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Bradley Manning's Trial Set To Begin In February In WikiLeaks Case

The trial of Bradley Manning, the U.S. Army private accused of passing hundreds of thousands of classified documents to the WikiLeaks website, has been scheduled to begin in early February. That news came on the last of three days of pretrial hearings held in Fort Meade, Md., this week.

Of the court date, Wikileaks tweeted, "Manning full trial has been scheduled for Feb 4. He will have spent nearly 3 years detained without trial. Legal max is 120 days."

If convicted, Manning would face a possible life sentence. The 22 charges filed against him range from aiding the enemy to transmitting defense information, and fraud and related activity in connection with computers.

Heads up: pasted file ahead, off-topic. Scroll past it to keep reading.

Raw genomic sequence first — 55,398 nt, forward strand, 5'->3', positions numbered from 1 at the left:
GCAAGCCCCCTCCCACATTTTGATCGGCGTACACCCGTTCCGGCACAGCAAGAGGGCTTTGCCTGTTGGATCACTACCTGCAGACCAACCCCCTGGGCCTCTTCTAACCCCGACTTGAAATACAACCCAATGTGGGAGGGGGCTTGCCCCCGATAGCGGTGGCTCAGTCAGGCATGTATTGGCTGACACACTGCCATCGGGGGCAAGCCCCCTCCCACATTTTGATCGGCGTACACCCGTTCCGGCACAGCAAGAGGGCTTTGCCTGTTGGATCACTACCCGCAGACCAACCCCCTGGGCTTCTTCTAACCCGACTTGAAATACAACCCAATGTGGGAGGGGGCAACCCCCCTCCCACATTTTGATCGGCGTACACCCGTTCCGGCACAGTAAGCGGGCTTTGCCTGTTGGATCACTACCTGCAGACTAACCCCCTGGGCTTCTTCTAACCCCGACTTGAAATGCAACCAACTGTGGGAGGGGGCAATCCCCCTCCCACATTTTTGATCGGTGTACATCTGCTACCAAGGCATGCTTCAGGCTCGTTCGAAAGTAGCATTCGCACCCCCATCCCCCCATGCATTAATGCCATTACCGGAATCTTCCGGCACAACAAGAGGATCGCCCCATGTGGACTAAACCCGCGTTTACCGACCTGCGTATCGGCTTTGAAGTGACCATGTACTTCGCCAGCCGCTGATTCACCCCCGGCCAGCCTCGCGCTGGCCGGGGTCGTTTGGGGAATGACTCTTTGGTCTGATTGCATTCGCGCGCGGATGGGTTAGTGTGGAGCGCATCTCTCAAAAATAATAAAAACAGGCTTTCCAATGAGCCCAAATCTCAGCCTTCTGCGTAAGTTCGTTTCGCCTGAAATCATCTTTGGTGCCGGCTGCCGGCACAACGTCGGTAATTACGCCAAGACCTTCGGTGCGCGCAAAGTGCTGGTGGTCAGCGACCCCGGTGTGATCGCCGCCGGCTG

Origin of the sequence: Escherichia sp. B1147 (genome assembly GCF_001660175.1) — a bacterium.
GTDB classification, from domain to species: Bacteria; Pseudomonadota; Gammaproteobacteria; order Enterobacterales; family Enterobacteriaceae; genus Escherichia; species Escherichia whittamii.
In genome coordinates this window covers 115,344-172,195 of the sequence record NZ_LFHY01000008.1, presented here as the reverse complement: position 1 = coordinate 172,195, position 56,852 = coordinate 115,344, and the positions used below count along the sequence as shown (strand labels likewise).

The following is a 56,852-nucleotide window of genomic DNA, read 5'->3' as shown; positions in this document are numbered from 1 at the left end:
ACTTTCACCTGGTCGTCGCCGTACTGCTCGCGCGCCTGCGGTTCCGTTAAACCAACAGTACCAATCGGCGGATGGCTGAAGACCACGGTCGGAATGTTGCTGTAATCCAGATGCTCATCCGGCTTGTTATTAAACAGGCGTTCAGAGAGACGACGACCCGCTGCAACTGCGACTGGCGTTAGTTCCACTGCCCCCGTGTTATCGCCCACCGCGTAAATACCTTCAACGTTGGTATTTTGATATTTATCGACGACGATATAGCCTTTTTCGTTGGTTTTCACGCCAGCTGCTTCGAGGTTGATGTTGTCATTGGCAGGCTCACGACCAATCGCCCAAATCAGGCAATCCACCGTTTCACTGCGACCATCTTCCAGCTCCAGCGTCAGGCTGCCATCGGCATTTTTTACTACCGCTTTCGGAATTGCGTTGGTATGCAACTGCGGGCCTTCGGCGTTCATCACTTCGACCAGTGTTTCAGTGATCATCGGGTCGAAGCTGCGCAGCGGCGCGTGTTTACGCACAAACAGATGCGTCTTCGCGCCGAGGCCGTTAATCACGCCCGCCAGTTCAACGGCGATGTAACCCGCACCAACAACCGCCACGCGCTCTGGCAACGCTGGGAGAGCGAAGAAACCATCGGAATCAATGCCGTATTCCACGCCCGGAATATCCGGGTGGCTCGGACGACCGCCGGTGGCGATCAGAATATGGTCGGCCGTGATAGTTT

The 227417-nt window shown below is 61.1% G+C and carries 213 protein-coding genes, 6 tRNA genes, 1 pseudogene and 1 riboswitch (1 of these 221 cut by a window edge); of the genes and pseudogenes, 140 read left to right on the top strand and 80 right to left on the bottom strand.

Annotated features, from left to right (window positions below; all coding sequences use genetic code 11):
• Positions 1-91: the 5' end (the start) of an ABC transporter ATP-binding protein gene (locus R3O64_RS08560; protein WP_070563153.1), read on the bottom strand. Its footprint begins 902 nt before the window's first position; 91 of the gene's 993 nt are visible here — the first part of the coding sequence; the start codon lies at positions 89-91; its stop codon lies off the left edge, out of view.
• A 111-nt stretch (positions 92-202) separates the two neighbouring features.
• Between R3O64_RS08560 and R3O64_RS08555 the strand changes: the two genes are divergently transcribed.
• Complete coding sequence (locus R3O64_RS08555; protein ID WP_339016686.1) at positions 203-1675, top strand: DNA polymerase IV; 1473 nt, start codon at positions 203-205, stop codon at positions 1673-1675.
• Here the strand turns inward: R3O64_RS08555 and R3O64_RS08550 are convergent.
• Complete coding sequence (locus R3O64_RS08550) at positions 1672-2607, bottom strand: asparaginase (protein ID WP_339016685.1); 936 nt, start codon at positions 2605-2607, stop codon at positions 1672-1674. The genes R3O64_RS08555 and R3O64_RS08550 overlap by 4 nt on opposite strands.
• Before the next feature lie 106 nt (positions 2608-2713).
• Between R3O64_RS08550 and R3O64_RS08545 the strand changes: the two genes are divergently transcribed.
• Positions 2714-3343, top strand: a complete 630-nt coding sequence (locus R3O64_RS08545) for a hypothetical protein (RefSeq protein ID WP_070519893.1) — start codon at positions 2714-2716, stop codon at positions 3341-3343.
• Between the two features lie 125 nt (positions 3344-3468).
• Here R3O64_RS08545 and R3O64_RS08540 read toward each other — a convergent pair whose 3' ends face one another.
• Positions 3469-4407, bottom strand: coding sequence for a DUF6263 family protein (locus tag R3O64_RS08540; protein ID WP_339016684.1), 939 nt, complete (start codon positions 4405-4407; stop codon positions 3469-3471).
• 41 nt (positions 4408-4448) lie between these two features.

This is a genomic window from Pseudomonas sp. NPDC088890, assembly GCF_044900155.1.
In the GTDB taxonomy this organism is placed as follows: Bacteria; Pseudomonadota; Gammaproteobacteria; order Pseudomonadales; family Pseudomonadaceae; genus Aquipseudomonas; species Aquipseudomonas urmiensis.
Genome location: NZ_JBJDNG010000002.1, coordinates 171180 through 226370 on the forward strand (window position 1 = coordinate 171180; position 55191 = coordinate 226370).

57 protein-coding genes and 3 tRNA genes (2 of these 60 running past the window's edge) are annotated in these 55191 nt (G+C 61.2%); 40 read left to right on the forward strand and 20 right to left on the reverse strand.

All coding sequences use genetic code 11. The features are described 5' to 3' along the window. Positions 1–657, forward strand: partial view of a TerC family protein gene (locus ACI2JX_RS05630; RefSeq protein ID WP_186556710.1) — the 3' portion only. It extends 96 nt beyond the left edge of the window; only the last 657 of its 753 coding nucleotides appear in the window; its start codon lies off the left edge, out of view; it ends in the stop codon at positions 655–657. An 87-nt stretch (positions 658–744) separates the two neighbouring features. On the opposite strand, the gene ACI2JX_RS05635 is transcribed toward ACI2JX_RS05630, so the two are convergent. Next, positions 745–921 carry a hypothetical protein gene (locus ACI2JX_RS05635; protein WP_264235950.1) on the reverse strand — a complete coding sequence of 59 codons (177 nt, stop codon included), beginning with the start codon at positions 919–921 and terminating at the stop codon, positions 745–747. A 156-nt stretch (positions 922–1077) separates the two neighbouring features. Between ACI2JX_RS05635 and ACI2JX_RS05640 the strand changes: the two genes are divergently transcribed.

At the hearings, defense lawyers for Manning, who is being confined in Fort Leavenworth, Kan., argued for the full release of more than 1,300 emails that relate to the conditions in which the accused soldier is being detained. The government had previously released only about half of the emails sought by Manning's team.

The judge in the case, Army Col. Denise Lind, has said she will review those emails to determine whether they should be released.

Thursday, Lind ruled that government prosecutors would be able to introduce details about Manning's military record at the trial, including reported incidents of misconduct.

More hearings have been scheduled before the February court date, to handle questions about Manning's detention, his right to a speedy trial, and how to handle classified information during the court proceedings.

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Bill Chappell is a writer and editor on the News Desk in the heart of NPR's newsroom in Washington, D.C.
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